Personal Finance

Oversight and Regulation: Too Much or Too Little?

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Last updated on July 28, 2019 Comments: 9

Many economists are citing the lack of regulation of the financial markets as one of the primary causes of the recent economic collapse. Alan Greenspan, once a believer in deregulation, blames the crisis on the financial industry’s inability to monitor itself. A pattern of financial deregulation over the past two and a half decades paved the way for financial companies to experience sky-high profits. This is good for the economy in the short-term, but it resulted in economic bubbles that damaged the economy outside of the finance industry, eventually bringing down the biggest banks and brokerages.

In 1999, Congress repealed the Glass-Steagall Act, which was originally passed amidst the stock market crash of 1929 to separate banking businesses from brokerage businesses, but the breakdown of this regulation began in 1980 with the Depository Institutions Deregulation and Monetary Control Act. The law was repealed to allow banks to better compete with brokerages when selling products that may not be clearly defined as “bank products” or “brokerage products” and to allow American financial companies to better compete with international financial institutions that were not bound to such regulations.

Regulatory bodies, like the FDIC, OTS, and SEC still remain, however. Even with no oversight of complex financial derivatives like collateralized debt obligations, credit-default swaps, and the hedge funds that invest in them, regulators should have warned us better of the impending financial collapse. Is this a failure of regulators, proving oversight just gets in the way of business? Perhaps, as some politicians argue, too much regulation has tied the financial industry’s hands, leaving them unable to make the decisions that needed to be made in order to prevent a financial crisis.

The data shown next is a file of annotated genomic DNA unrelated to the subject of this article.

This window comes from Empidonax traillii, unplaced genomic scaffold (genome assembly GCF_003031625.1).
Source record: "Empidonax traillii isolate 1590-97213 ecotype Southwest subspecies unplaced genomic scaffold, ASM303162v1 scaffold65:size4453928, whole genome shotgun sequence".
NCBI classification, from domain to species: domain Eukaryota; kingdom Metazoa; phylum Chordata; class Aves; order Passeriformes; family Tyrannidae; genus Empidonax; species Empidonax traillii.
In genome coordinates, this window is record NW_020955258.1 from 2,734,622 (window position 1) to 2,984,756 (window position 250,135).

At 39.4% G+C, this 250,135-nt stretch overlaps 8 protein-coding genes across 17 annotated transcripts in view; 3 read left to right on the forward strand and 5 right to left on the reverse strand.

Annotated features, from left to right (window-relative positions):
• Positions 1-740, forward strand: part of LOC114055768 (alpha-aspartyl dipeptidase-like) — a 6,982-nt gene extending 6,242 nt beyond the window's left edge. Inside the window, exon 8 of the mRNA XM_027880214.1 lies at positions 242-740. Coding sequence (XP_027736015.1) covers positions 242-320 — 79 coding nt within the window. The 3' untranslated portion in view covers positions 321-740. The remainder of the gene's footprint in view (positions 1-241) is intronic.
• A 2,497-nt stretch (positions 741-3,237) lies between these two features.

Was it the excessive government involvement in the economy, with Freddie Mac and Fannie Mae as the examples, that spurred this recession or the lack of effective oversight allowing financial institutions to place risky bets without cash collateral?

Article comments

Anonymous says:

I’d say it’s a combination of the two; government intervention combined with financial motivations to result in a national and international crisis. Fanny and Freddy are the primary examples. You have Government Sponsored Entities that had to both provide profit to shareholders and meet the edicts of the government, leading them to make deals that a purely governmental OR purely private entity would not. As the old saying goes, you can’t serve two masters.

Anonymous says:

Consumers asking for change mandated by the government is misguided and often wrong-headed. Do we need change? Yes, but often the kind we ask for is poorly thought out. Populism is NOT a panacea, and rarely leads to meaningful change.

Greenspan was 1/2 right about regulation – the part he was right about was that oversight was missing. He was wrong that more was needed, or even that his views were wrong. He was forced to make those statements by the prevailing political wisdom of the times. It’s a shame he no longer sticks to his guns the way he did when he was a younger man.

There was no way any federal bodies could have warned us of this – warning consumers of this is a difficult task, and often leads to Cassandra complexes. Fact is, if YOU didn’t see it coming, your head was in the sand. The problem is always a simple one: HOW BAD WILL IT BE?
Even I, a simple man with a regular job who happens to have a Master’s in Econometrics, saw the housing bubble and recognized the danger it entailed. I knew the day of reckoning was approaching when I saw “Sold Out” signs on condos in Florida, but nobody living in the finished products. Sorry if none of you saw it, or listened to the people who did. But the government’s job isn’t to warn us….if they warn us, they set off a panic – don’t they (just look at Obama’s fearmongering in Jan/Feb)?

Fact is, while oversight could have prevented some portions of this mess, and certainly kept it from boiling over to the point we are currently at, we still would have had a tough row to hoe. Why? Because we all want to believe that UP is the only direction that is meaningful. As an economist, I know this is incorrect. When I hear “the economy is broken”, I LAUGH. It’s not broken. It’s doing what it ALWAYS does after a boom. It’s readjusting to the excess. This is NORMAL. This is why we prepare for bad times during the good (remember the story of the grasshopper and the ant? Oh, you missed that one? Sorry…that’s what socialized education does to you.)

Look – we needed more oversight to prevent excesses and predatory behavior. But we also needed responsible consumers. Anyone STUPID – YES STUPID – enough to take out a $500,000 mortgage when they earn $45,000 a year ISN’T BEING PREYED UPON. They are idiots. Being PREYED upon is something that happened to me – being sold one mortgage and getting another. Luckily, I’m not an idiot and I changed mortgages after 2 months and sued.